If you have open or easily accessible shelves and if time permits, you may let the children "shop for ideas" before a performance. They may find a creative use for an odd item that you are not sure why you have.
The Nuts and Bolts of Bringing the Bible to Life in the Puppet "Workshop"
Structuring Your Time with your Class:
My lesson plans here at Rotation.org are written using the following meeting time schedule. Adapt this schedule as needed to fit the needs and time constraints of your group. The critical events that should take place for a successful lesson are presenting the story, considering the story, retelling the story, and reflecting on the story.
In some churches, the arrival time and hearing of the story take place in a larger group assembly. That arrangement will work with these lesson plans, but the following principles still apply.
* Greet the children warmly and quickly check in (how is school, new baby sister, etc.).
* If necessary, distribute nametags as the students arrive; mark the attendance sheet.
* Children put on costumes if it is a drama unit
* If not all the students arrive at once, have the early arrivals help set up for the current day's activities and help make costume elements, props, and scenery for the current or next month's unit. If there are picture book versions of the week's lesson, children may sit in a tent or other quiet space to look at them (see Chapter 3). If it is a puppet unit, children can practice manipulating puppets.
* Gather in the seating area of the room for the lesson. You should be able to make eye contact with each child. If possible, have them sit in a circle so they can see each other as well.
* Welcome everyone, especially visitors. Introduce yourself and your helper(s) by name.
* Pray for illumination (ask for a volunteer, but don't push). The prayer should be a simple opening to set the tone for the discussion and activity to follow. For example: "Thank you Lord for bringing us together today to receive Your word. Help us to hear Your word, keep Your word, and take Your word to share with others. Amen."
* Share background or clarifying information for the lesson, if necessary. For example, in the story from Acts about Peter's vision, children will understand the story more fully if they know that there are certain foods Jews were forbidden to eat.
* Have everyone open a Bible to the scripture for the lesson. The Good News Bible/Today's English Version is very readable for elementary aged students (even first graders can read much of it by the end of the school year). Make sure you teach students to use the table of contents as well as indicating approximately where in the Bible to look for certain books.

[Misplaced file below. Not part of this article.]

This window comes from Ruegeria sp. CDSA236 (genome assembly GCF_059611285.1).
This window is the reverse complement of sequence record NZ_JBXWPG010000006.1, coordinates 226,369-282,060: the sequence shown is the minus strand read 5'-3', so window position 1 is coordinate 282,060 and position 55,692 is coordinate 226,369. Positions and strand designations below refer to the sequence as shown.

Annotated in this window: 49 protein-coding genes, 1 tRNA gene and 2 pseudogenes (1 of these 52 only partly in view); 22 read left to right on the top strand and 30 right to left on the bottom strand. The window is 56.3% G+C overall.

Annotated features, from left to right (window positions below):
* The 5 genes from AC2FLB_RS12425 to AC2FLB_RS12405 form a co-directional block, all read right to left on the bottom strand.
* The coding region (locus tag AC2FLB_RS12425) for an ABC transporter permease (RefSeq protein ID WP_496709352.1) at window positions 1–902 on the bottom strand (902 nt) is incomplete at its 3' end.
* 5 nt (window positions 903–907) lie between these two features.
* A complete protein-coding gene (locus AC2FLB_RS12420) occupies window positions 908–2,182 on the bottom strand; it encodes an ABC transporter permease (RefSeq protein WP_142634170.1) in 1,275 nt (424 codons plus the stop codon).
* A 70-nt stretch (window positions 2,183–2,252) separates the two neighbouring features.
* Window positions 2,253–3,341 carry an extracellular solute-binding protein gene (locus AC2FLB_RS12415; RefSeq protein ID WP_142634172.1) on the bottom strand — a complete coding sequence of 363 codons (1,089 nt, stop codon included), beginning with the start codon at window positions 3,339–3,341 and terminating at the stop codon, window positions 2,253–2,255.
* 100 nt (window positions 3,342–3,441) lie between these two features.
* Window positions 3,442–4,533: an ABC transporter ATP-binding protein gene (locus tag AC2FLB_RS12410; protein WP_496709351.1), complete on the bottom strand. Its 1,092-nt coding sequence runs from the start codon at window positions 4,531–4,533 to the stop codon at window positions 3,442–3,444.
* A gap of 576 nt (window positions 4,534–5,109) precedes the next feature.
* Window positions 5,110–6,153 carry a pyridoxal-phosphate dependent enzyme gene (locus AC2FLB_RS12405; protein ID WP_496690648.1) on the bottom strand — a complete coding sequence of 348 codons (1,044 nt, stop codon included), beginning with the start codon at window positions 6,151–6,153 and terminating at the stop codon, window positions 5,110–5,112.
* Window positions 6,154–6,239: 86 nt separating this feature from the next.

* Present the story: Read the scripture out loud: the teacher reads to first graders at the beginning of the year; in older grades volunteers read a verse or a paragraph at a time. Do not force anyone to read (they get that enough in school). Do not stop the reading to ask questions or explain things (other than name pronunciation or to help with an unfamiliar word); the Bible reading should be uninterrupted.
Note: Puppetry isn't just the activity you do "after" the study! It could also be what you do to introduce the topic, and conduct the scripture reading through puppets as the puppeteer speaks. Our goal again isn't "performance" but engagement, attention, and retention. You can even close the lesson with puppets offering the prayer.
* Sometimes additional storytelling is necessary to put the scripture into context, especially if the scripture is too long to read in its entirety (i.e. the story of the Israelites' exile and Moses' trips to Mount Sinai to go with the Ten Commandments lesson). See the chapter on storytelling in this book for further guidance.
* Consider the story: Talk about the story: initial reactions, characters, feelings, actions, motivation.
* Do some group warm-up exercises (how would Moses stand when he sees the golden calf?; how would Mary, Joseph, and others hold baby Jesus?; how would David stand and how would Goliath stand?). Warm-up exercises are important to help with the transition from ourselves into our imagination/other people. They help overcome self-consciousness and encourage teamwork. Allow the children to respond imaginatively and creatively. There are no wrong answers in these exercises. Understanding feelings is more important than acting skill. Suggested warm-up exercises are included in each lesson plan.
* Outline the story for performance either verbally or on a flipchart or chalkboard (list key events or phrases).